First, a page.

Why do people convert to Islam? The contemporary relevance of this question is immediately apparent. Equally significant are historical contexts of conversion. Why were certain sub-Saharan African cities key points for conversion to Islam, as for example Harlaa or Harar in Eastern Ethiopia? This seminar will present the results of research, including imported artefacts such as beads, sea shells, and glazed ceramics, as well as technological and architectural influences, and faunal and archaeobotanical remains from the abandoned medieval trading centre of Harlaa to suggest that trade and traders were initial agents of Islamisation. The Harlaa community appears to have been both cosmopolitan and entangled within regional and international networks. The archaeological record for Harlaa suggests that, as Islamic conversion increased, settlement patterns appear to have altered with saints and shrines becoming significant in the development of local Islamic practices.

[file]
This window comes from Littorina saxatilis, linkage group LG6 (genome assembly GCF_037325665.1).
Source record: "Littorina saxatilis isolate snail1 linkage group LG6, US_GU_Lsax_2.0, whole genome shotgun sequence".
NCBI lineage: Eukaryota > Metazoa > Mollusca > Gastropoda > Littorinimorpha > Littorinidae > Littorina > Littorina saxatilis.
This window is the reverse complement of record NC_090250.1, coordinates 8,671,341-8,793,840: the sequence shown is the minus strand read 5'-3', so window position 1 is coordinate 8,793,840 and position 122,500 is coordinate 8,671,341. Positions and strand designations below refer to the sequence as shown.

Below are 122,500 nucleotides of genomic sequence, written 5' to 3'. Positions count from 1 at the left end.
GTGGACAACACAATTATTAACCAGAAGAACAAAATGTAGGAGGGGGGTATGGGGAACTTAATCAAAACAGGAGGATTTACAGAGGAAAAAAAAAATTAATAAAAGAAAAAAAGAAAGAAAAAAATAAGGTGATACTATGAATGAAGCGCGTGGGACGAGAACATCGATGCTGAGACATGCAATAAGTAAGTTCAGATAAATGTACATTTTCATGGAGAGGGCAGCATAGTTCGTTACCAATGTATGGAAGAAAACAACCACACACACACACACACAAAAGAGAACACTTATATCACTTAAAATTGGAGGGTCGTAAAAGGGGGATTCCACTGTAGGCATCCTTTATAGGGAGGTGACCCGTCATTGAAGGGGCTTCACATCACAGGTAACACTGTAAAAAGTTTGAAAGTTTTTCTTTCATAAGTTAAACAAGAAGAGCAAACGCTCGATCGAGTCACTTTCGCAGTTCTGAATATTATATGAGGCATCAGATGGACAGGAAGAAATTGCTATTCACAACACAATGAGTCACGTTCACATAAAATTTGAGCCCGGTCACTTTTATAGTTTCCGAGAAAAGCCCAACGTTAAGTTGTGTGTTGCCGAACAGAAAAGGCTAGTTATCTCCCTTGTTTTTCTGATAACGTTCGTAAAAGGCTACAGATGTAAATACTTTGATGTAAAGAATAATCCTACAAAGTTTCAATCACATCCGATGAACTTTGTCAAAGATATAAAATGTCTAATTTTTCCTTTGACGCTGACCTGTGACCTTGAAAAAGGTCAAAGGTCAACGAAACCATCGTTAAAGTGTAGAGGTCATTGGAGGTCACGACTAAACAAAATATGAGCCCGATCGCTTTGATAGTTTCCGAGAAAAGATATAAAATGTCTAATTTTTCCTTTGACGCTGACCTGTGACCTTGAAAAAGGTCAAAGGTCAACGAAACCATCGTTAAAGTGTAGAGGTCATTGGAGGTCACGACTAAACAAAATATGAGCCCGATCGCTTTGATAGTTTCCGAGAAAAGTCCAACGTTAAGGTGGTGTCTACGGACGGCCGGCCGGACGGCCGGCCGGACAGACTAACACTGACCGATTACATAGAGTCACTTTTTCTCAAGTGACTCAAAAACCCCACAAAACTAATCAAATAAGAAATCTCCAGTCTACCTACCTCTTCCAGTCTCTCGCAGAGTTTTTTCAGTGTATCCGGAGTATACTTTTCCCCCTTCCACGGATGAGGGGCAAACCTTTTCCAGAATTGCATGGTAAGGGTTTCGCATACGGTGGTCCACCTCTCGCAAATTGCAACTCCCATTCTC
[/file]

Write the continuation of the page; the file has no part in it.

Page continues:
Timothy Insoll is Al-Qasimi Professor of African and Islamic Archaeology at the Institute of Arab and Islamic Studies, University of Exeter. His current research project investigates the archaeology of Islamisation in Eastern Ethiopia. Previously, he has conducted archaeological research in Mali, Ghana, western India, and Bahrain. He is the author or editor of 16 books, most recently The Oxford Handbook of Prehistoric Figurines (Oxford University Press, 2017).